4 TYPES OF HYDROPONIC SYSTEMS
Ebb and Flow
These types of systems are often called flood and drain. The plants are usually grown in pots with their roots supported by a growing medium. The pots sit in a plastic tray which in turn sits above a reservoir of nutrient solution. Since the system relies on gravity to do the work, the growing tray must be higher than the reservoir. A pump in the reservoir is connected to the bottom of the tray. When the pump turns on, the tray fills with water. When the pump turns off, the water runs back down through the pump into the reservoir. Poetry...It is an Ebb and a Flow. A breathing in and breathing out rhythm that aerates your plants in diligent meditative cycles. Listen closely, through the bubbling water, you may hear your plants quietly saying “Om.”
An overflow fitting is added in the tray to regulate the depth of the water. When the water level reaches the top of the fitting, the water falls back into the reservoir. The irrigation cycle is controlled with a timer. A typical schedule would involve several short (30 to 45 minute) cycles per day, but the duration and frequency of cycles varies from one system to another and are dependent on the crop, the plant size, and the conditions. The average is 3 to 4 times during the 12/12 (light/dark) bloom phase and 4 to 6 times during the 18/6 (light/dark) vegetative phase. The ebb & flow method supplies plenty of fresh oxygen to the root system of plants - first, as the tray is flooded with solution, air is pushed out from around the root system. When the pump is turned off, the tray drains and oxygen rich air is drawn down to the roots.
Nutrient film technique hydroponic systems are some of the most productive available. They are often the chosen method of commercial growing. Plant roots are grown in a light-tight and shallow channel. Nutrient solution is continuously circulated, flowing over the roots up to 24 hours per day. The name of this growing method was coined to stress the shallow depth of the liquid flowing past the roots. This is vital to ensure that sufficient oxygen is supplied to the plants. A wide range of vegetables and ornamental crops can be grown in an NFT system.
Aeroponics is an exciting improvement on hydroponics. Plant roots are suspended in the air and misted by high pressure sprayers which break nutrient into small particles and saturate the roots. The roots are grown in a misty, humid environment, with minimal grow media. Due the water’s constant circulation and the action of a high pressure pump, the levels of oxygen in the water are kept high. According to UC Davis researchers, aeroponics increases plant growth rate by as much as 50 percent. You can see this working in places like Hawaii where orchids are often seen growing freely in the trees. Aeroponics is space age, futuristic stuff and aeroponic techniques are being investigated by NASA.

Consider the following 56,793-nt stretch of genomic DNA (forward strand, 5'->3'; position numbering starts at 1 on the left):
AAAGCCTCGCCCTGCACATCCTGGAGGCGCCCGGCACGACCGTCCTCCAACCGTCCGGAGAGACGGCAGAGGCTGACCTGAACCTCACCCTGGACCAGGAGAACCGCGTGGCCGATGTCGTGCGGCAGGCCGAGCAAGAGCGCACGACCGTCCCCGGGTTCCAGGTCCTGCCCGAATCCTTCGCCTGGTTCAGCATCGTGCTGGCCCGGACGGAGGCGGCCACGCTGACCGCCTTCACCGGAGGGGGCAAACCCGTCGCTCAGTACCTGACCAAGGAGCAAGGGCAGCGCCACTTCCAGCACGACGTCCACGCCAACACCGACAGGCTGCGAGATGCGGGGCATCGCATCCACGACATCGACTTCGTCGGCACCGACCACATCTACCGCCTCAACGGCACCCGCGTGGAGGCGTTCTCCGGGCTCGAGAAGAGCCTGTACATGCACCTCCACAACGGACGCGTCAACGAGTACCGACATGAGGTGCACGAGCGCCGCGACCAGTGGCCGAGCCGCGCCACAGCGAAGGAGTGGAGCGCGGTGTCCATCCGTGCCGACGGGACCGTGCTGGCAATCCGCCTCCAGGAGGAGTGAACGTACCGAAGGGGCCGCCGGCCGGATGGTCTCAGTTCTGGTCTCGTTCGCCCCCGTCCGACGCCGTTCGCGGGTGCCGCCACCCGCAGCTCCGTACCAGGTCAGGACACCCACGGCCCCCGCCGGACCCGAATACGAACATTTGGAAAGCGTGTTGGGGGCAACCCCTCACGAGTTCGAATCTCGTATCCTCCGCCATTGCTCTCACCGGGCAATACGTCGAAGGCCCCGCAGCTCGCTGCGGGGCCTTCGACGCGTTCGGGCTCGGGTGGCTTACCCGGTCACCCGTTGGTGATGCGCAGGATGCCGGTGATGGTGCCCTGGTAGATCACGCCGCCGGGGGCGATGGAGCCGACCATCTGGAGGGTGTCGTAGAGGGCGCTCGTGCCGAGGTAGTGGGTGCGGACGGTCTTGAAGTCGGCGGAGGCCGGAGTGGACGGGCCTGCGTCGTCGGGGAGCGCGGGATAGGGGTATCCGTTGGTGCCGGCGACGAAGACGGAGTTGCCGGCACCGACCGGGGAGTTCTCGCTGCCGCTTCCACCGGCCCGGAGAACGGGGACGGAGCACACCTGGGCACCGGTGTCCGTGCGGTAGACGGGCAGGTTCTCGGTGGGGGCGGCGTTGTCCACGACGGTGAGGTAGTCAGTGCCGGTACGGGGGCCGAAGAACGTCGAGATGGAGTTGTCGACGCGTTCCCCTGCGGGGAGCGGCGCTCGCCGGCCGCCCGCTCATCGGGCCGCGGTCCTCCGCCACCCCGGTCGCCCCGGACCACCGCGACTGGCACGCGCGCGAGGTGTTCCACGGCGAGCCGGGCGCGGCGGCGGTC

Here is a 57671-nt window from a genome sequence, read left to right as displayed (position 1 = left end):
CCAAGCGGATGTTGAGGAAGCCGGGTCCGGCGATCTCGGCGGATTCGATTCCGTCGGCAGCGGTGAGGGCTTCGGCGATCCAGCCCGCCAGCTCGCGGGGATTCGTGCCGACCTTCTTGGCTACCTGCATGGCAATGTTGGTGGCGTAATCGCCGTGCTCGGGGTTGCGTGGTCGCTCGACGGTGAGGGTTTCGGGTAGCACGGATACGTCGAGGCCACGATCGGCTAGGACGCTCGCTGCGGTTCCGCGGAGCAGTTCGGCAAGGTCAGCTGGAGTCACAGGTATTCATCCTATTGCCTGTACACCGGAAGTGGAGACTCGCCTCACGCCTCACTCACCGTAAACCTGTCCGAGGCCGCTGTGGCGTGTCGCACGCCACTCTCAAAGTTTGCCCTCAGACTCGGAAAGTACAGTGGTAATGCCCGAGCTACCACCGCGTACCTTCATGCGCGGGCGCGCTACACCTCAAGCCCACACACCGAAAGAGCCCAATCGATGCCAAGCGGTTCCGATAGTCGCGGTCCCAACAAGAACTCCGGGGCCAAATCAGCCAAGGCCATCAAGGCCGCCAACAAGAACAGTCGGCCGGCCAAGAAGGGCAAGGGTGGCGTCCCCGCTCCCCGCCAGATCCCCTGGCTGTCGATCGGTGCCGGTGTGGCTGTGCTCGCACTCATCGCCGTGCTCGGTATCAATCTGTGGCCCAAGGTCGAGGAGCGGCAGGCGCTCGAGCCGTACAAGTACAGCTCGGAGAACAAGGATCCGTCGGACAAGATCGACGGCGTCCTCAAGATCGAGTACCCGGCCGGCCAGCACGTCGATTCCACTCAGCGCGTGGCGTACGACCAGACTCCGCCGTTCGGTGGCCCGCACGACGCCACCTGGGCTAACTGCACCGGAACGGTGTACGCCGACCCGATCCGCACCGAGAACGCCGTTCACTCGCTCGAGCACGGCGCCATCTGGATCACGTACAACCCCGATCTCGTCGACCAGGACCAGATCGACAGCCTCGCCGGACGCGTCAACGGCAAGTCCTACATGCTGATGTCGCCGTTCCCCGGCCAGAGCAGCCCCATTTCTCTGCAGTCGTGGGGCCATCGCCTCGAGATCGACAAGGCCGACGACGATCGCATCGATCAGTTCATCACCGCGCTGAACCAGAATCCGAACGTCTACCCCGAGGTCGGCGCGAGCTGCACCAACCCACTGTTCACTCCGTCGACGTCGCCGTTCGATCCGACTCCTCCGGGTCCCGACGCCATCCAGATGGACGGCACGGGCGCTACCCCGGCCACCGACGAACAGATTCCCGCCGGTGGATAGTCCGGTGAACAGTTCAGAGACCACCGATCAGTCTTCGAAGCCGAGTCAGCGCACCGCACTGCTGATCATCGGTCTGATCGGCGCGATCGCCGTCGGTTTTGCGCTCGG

About Drip Systems
Drip systems are the most widely used hydroponic systems in the world and our personal favorite. They provide plenty of aeration because plant roots are never totally submerged, but are never allowed to dry out. Drip systems also pull oxygen down with the water emitted from the drippers. This oxygen rich water trickles over the plant roots and nourishes them. Operation is simple, a pump has tubing connected to it which branches off to feed many plants. Nutrient solution is dripped at the base of each plant where it trickles through grow media and into the roots, finally draining into the reservoir where it is reused or drained to waste. Depending on the medium used, a timer is to be set appropriately. Drip systems can be set for “Drain to Waste” as well. Please see Info sheet on “Drain to Waste.”
In the system below, four main lines break off the main pump line. Each line has a compression end cap at the termination point. The lines are connected to each other using ½” tees which allow for sharp turns and prevent the tubing from kinking. The lines have drip rings attached, one, or two for each plant. Alternatives include ¼”1-1 connectors or GPH drippers. (Drip Rings are made up of ¼”Tees every few inches along the drip circle. Connect to the main line w a ¼” Tee as well.)